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Eye Test Spots Alzheimer's Before Symptoms

Preliminary Research Suggests Eye Test May Aid in Early Detection of Alzheimer's Disease

By Charlene Laino
WebMD Health News

Reviewed by Laura J. Martin, MD

July 18, 2011 (Paris) -- A simple eye test may aid in the early detection of Alzheimer's disease even before memory loss and other symptoms develop, preliminary research suggests.

The experimental test, which looks for changes in the eye that can precede the development of Alzheimer's, has only been evaluated in a small number of people. And even if the early encouraging results hold up, the test "is not perfect" on its own, says study leader Shaun Frost, MSc, a PhD candidate at the Commonwealth Scientific and Industrial Research Organization in Perth, Australia.

But used in conjunction with blood tests that spot changes associated with the development of Alzheimer's disease, "this noninvasive and cost-effective [eye] test holds promise as an early detection tool for the disease," he tells WebMD.

The findings were presented at the Alzheimer's Association International Conference 2011.

More Than 5 Million Have Alzheimer's

About 5.4 million Americans have Alzheimer's disease, the most common form of dementia.

Imaging scans using positron emission tomography (PET) and magnetic resonance imaging can often detect brain changes indicative of Alzheimer's years before memory and other symptoms of the disorder are evident, but they are costly and impractical for use on a population-wide basis.

Tissues of the retina -- the light-sensitive layer at the back of the eye -- are close in position to those of the brain, Frost says. "They're very closely related to brain tissue and much easier to access," he says.

In the pilot study, Frost and colleagues examined retinal photographs from 13 people with Alzheimer's disease, 13 people with mild cognitive impairment, and 110 healthy people taking part in a larger study on aging. Participants also underwent PET scans to measure the amount of Alzheimer's-associated plaque in the brain.

The researchers used the same cameras that eye doctors use to check patients' eyes, fitted with special software to measure the width and other characteristics of blood vessels in the retina.

"The hardware is out there, and the software is likely to be inexpensive," Frost says.

Eye Changes, Brain Plaque, Alzheimer's Linked

Results showed that the widths of certain blood vessels were substantially different in people with Alzheimer's than in the other participants and that the difference correlated with the amount of plaque seen on the scans.

"There is a close relationship between Alzheimer's disease, changes in the retina, and plaque burden in the brain," Frost says.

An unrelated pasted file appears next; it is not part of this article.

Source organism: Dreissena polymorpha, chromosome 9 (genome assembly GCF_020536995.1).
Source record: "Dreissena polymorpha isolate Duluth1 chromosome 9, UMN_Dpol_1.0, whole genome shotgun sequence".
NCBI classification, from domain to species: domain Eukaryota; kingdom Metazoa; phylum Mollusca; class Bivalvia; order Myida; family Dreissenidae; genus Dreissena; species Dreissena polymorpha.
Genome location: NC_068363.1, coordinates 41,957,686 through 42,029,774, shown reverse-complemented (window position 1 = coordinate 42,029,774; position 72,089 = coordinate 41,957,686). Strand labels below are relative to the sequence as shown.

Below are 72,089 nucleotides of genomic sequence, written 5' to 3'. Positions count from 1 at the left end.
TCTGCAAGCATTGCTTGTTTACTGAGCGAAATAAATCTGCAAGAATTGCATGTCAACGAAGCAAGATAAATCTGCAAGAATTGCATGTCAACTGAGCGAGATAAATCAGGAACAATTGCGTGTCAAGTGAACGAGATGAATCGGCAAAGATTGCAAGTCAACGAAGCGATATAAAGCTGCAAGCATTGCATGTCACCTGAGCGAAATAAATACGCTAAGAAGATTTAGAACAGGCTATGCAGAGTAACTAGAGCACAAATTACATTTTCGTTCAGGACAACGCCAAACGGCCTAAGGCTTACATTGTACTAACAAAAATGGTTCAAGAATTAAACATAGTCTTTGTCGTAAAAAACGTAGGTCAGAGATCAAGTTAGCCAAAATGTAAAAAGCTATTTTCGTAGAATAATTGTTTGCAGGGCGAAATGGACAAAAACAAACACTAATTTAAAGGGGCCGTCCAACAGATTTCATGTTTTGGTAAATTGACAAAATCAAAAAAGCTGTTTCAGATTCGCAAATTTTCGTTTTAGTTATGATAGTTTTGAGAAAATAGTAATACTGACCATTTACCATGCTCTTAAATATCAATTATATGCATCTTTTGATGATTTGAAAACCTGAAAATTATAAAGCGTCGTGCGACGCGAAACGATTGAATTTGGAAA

This isn't the only eye test in development for Alzheimer's. Harvard researchers have developed a pair of optical tests that look for amyloid-beta, a protein that comprises Alzheimer's plaque, in the eye lens. Other researchers are also looking at molecular changes in the eye that might predict the development of the disease.

One question is whether people will want to know whether they are at risk for a disease for which there is no effective treatment.

Without early detection, some doctors say, development of effective treatments will be that much harder. They say that some promising drugs may have failed in testing because the studies enrolled people whose disease was too advanced.

"As we work toward the ultimate goal of preventing and treating Alzheimer's, all the pieces are going to have to come together, and one of these pieces is early detection," William E. Klunk, MD, PhD, professor of psychiatry and neurology at the University of Pittsburgh School of Medicine and a member of the Alzheimer's Association's Medical & Scientific Advisory Council, tells WebMD.

Frost and colleagues plan to continue studying their test in larger numbers of people.

These findings were presented at a medical conference. They should be considered preliminary as they have not yet undergone the "peer review" process, in which outside experts scrutinize the data prior to publication in a medical journal.

SOURCES: Alzheimer's Association International Conference 2011, Paris, July 16-21, 2011.Shaun Frost, MSc, PhD candidate, e-Health Research Center, Commonwealth Scientific and Industrial Research Organization, Perth, Australia.William E. Klunk, MD, PhD, professor of psychiatry and neurology, University of Pittsburgh School of Medicine; member, Alzheimer's Association's Medical & Scientific Advisory Council. ©2011 WebMD, LLC. All Rights Reserved.





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